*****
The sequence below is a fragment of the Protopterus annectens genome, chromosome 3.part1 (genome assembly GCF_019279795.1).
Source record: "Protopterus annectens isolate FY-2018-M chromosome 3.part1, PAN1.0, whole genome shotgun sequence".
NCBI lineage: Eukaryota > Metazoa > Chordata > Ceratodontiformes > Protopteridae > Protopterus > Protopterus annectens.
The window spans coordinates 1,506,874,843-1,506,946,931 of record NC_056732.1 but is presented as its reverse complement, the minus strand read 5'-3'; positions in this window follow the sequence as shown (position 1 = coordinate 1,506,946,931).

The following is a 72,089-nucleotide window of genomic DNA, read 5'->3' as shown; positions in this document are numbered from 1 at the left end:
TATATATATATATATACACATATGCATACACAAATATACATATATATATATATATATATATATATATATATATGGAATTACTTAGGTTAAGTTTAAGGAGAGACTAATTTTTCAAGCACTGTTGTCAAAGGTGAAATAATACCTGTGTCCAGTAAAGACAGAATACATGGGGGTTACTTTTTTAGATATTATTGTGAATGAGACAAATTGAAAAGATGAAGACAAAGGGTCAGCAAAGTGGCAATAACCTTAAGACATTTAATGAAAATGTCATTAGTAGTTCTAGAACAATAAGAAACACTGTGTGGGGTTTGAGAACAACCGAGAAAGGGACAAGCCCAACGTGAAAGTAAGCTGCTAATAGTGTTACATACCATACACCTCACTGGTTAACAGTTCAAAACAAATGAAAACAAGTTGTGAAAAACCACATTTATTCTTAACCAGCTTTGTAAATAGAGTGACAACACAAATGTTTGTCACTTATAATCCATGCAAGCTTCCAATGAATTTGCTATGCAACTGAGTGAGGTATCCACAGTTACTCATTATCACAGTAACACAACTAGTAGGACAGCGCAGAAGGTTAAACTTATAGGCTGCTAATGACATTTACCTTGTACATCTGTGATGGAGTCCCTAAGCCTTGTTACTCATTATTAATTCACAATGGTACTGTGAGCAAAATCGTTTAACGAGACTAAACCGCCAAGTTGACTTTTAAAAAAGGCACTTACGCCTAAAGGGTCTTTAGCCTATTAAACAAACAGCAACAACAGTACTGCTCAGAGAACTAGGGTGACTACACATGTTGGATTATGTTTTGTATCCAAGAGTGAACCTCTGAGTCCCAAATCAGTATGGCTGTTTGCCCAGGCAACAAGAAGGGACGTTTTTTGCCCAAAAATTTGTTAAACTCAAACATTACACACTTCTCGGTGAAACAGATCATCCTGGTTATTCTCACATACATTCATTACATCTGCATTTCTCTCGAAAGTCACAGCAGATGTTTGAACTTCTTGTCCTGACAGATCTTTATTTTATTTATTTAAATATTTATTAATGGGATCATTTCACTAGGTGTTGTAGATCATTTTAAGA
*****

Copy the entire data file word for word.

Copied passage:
The sequence below is a fragment of the Protopterus annectens genome, chromosome 3.part1 (genome assembly GCF_019279795.1).
Source record: "Protopterus annectens isolate FY-2018-M chromosome 3.part1, PAN1.0, whole genome shotgun sequence".
NCBI lineage: Eukaryota > Metazoa > Chordata > Ceratodontiformes > Protopteridae > Protopterus > Protopterus annectens.
The window spans coordinates 1,506,874,843-1,506,946,931 of record NC_056732.1 but is presented as its reverse complement, the minus strand read 5'-3'; positions in this window follow the sequence as shown (position 1 = coordinate 1,506,946,931).

The following is a 72,089-nucleotide window of genomic DNA, read 5'->3' as shown; positions in this document are numbered from 1 at the left end:
TATATATATATATATACACATATGCATACACAAATATACATATATATATATATATATATATATATATATATATGGAATTACTTAGGTTAAGTTTAAGGAGAGACTAATTTTTCAAGCACTGTTGTCAAAGGTGAAATAATACCTGTGTCCAGTAAAGACAGAATACATGGGGGTTACTTTTTTAGATATTATTGTGAATGAGACAAATTGAAAAGATGAAGACAAAGGGTCAGCAAAGTGGCAATAACCTTAAGACATTTAATGAAAATGTCATTAGTAGTTCTAGAACAATAAGAAACACTGTGTGGGGTTTGAGAACAACCGAGAAAGGGACAAGCCCAACGTGAAAGTAAGCTGCTAATAGTGTTACATACCATACACCTCACTGGTTAACAGTTCAAAACAAATGAAAACAAGTTGTGAAAAACCACATTTATTCTTAACCAGCTTTGTAAATAGAGTGACAACACAAATGTTTGTCACTTATAATCCATGCAAGCTTCCAATGAATTTGCTATGCAACTGAGTGAGGTATCCACAGTTACTCATTATCACAGTAACACAACTAGTAGGACAGCGCAGAAGGTTAAACTTATAGGCTGCTAATGACATTTACCTTGTACATCTGTGATGGAGTCCCTAAGCCTTGTTACTCATTATTAATTCACAATGGTACTGTGAGCAAAATCGTTTAACGAGACTAAACCGCCAAGTTGACTTTTAAAAAAGGCACTTACGCCTAAAGGGTCTTTAGCCTATTAAACAAACAGCAACAACAGTACTGCTCAGAGAACTAGGGTGACTACACATGTTGGATTATGTTTTGTATCCAAGAGTGAACCTCTGAGTCCCAAATCAGTATGGCTGTTTGCCCAGGCAACAAGAAGGGACGTTTTTTGCCCAAAAATTTGTTAAACTCAAACATTACACACTTCTCGGTGAAACAGATCATCCTGGTTATTCTCACATACATTCATTACATCTGCATTTCTCTCGAAAGTCACAGCAGATGTTTGAACTTCTTGTCCTGACAGATCTTTATTTTATTTATTTAAATATTTATTAATGGGATCATTTCACTAGGTGTTGTAGATCATTTTAAGA